When you’re feeling down, it’s hard to imagine that anyone can understand what you’re going through. You might feel like no one could possibly understand how bad the situation is and how alone you feel. But there are ways that even if you feel alone and isolated, you can start looking for friends who will make life more bearable during tough times.
Friends general knowledge questions are an important part of any competitive exams and this section can help you to score good marks in the general awareness part. Try to solve these questions by yourself first and then scroll down for answers and solutions.
Here are five ideas:
Treat yourself like you would treat a good friend.
If someone close to you is down in the dumps, what do you do? You give them a hug. You take them out for coffee. Maybe even to the bar (that’s where I head). If they need it, you let them know that they aren’t alone and that they are loved just as they are.
Why? Because we care about our friends and want them to feel better. We don’t blame or criticize; instead, we offer kindness and understanding without judgment or expectation of change overnight, because it takes time for feelings to change. So why wouldn’t we offer ourselves the same kind of compassion when dealing with stress or loss? Treating yourself well goes beyond merely giving yourself permission; it requires loving-kindness toward yourself so that you can be there for others too when needed most
Say yes to invitations.
There’s nothing wrong with saying no when you need to, but don’t be afraid of saying yes. If you’re feeling down and lonely, it’s easy to think that all of your friends are too busy or preoccupied to want to spend time with you. But sometimes the best way to meet new people is by being open and accepting invitations from other people in your life, even if it does feel like everything else in your schedule is already full.
When someone invites me out for dinner, drinks or coffee I say yes more often than not (just because I don’t want them thinking that I’m a jerk). This has led me into some pretty cool conversations and friend groups with people who live near me now, all because they invited me over once or twice.
Take yourself out on dates.
If you feel like your social life is lacking, take the time to go out and have fun. Go to a movie, museum, park, coffee shop or restaurant with someone you know. Or even better yet: go out with a group of friends. If you don’t have many people in your life that you can turn to for help in this way then maybe it’s time for some self-reflection on how much time and effort you put into making new friends.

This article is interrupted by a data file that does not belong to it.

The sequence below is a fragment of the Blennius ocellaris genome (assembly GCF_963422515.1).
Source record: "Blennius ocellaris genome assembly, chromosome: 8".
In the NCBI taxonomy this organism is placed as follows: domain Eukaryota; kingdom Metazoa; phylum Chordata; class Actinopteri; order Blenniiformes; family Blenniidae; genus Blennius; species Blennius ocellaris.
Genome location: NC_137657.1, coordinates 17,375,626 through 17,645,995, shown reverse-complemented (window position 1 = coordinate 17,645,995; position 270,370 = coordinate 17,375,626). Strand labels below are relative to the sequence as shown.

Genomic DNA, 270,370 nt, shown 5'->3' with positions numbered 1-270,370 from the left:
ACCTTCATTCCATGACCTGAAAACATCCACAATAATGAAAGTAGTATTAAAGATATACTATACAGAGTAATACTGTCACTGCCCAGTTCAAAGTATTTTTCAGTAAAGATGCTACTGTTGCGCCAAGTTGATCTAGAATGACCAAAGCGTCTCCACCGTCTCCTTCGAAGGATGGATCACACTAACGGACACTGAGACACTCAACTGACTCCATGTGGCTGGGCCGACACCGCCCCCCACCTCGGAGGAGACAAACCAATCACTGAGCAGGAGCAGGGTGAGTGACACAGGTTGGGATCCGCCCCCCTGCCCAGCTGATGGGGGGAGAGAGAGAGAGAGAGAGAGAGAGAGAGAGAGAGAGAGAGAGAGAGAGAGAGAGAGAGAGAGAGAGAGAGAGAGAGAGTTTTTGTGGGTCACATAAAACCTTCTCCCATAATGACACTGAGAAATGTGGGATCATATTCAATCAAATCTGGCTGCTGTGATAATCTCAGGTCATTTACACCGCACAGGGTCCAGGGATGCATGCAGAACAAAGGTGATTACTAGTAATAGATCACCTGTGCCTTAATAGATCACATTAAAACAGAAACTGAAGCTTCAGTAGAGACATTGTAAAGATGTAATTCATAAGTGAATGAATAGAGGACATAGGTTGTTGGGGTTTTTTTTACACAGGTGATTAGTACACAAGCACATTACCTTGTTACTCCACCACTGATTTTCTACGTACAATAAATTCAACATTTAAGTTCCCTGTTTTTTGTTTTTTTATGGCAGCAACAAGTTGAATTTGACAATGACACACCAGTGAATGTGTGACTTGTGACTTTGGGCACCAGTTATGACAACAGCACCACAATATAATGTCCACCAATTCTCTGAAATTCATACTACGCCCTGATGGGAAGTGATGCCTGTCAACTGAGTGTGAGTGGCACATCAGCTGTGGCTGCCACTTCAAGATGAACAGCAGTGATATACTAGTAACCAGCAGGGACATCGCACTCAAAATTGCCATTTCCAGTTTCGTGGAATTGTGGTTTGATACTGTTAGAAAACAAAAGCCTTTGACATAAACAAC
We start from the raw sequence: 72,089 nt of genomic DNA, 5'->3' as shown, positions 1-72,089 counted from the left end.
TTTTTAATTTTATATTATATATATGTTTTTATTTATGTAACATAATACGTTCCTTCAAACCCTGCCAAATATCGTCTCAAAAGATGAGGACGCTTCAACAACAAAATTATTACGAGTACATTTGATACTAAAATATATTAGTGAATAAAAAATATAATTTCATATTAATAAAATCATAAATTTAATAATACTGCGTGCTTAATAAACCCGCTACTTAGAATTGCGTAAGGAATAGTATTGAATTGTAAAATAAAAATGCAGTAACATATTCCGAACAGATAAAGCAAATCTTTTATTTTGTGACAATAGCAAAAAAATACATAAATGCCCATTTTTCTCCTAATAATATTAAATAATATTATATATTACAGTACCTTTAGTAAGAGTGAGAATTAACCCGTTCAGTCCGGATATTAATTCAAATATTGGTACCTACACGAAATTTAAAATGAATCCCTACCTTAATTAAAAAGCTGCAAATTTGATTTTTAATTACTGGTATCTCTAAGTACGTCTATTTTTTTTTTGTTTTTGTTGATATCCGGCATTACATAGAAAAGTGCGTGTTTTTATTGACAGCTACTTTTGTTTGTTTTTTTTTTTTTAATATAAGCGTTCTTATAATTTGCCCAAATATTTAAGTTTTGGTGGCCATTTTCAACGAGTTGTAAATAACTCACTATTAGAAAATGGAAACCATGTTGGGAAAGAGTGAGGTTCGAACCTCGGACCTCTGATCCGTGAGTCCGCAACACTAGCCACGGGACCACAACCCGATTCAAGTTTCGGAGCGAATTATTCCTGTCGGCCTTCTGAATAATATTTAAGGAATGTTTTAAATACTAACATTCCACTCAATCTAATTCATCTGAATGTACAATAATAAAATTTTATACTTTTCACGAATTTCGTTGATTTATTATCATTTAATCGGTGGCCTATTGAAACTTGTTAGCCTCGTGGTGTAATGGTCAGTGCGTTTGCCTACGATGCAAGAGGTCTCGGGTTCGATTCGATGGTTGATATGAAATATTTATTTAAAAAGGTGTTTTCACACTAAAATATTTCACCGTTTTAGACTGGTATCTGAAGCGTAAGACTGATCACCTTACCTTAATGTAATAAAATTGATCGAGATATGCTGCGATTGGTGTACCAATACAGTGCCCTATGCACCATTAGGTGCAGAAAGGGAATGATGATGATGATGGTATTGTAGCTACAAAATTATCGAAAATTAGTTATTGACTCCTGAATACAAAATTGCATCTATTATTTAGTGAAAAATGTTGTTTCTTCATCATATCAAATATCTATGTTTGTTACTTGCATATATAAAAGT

If going out isn’t something that interests you right now then consider getting involved in an activity that does interest or excites you, volunteering at the library or museum could be just what meets your needs right now.
Seek out support groups.
Support groups are an excellent way to meet new people and make friends. If you’re feeling down or even depressed, a support group can be extremely helpful in your recovery process.
Support groups are also great for people who want to deal with other issues such as anxiety, eating disorders and substance abuse. Support groups of all kinds exist both online and offline, you just have to do some research about what kind of group will best fit your needs.
Look for friends in unexpected places.
If you want to find a friend when you’re down, look for friends in unexpected places. You never know who you might meet or what they can teach you. Don’t be afraid to approach people and don’t be afraid to start a conversation.
If someone looks like they could use some help, ask them how they are doing. And if you need something yourself, like directions, ask for it. A lot of times people will be more than happy to help strangers out when they’re in good spirits and enjoy helping others out themselves. If this person doesn’t seem interested in talking, try asking them if they have time at the end of their workday/class/whatever so that you can talk with them then instead of interrupting their day altogether (unless that seems like something worth interrupting).
Making friends is usually easier than we think it will be; just approach other people with kindness and respect, express interest in getting to know them better, and let yourself feel vulnerable without being self-conscious about it.